Bougainvillea thrives in full sun, and to reiterate, it needs 5 hours of sunlight at the minimum. If planted under shade, chances are it will not bloom. If putting them indoors, place it close to the south- or west-facing window, if possible.
You will know that the plant is not receiving enough amount of light if you see that its bracts are dropping.
If you are growing bougainvillea indoors, use grow lights and set the temperature not below 50°F and not higher than 60°F. Install the lights 18 inches above the plant’s top.
A single strip fluorescent may be enough to give the required amount of light. With artificial lighting, flowering plants need 12-16 hours of continuous exposure.
Of the many species of bougainvillea, the glabra type is the easiest to grow indoors.
Temperature & Humidity
Bougainvillea plants adore high humidity, most especially when they are about to bloom. The ideal humidity level is 50%. You can control humidity levels by spraying its leaves with cool mists of water. During winter, you can use a humidity tray or a humidifier to maintain the right levels indoors.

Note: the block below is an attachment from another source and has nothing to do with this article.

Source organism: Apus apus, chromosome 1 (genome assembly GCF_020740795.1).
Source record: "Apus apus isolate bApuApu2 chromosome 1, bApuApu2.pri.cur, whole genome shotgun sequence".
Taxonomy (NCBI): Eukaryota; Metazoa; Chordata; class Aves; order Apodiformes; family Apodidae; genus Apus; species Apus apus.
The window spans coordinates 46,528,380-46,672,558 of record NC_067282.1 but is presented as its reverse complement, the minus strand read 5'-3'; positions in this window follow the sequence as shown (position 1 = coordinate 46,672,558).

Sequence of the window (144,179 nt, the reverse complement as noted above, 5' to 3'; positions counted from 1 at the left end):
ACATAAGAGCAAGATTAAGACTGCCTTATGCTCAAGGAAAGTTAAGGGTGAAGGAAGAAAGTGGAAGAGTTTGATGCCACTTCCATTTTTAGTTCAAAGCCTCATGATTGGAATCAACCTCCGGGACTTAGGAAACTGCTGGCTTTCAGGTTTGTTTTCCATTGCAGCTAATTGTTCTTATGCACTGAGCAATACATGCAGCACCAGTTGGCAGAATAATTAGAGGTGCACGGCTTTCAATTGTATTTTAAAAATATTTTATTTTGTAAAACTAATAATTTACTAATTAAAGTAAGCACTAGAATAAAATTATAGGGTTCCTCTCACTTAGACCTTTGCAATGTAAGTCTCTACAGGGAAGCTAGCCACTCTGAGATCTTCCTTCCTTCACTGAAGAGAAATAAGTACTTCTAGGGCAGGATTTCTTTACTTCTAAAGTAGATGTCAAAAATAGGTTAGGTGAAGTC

If humidity is too low, there is a possibility that spider mites will come and invade the different parts of the plants. As this pest hates moisture, what you can do to remove the bugs is dislodge them by rinsing the affected parts with water.
Bougainvilleas are tough plants, but at the initial stages of their growth, frost can kill them or their leaves may fall off. If they survive frost, the plants can regrow.
Make sure that you know the species that you are growing, as different species require different temperature levels.
For instance, the glabra species tolerates temperatures as low as 58 degrees, while the B. spectabilis species grow best in the range of 64 – 68 degrees. Bougainvilleas can grow in temperatures over 100°F.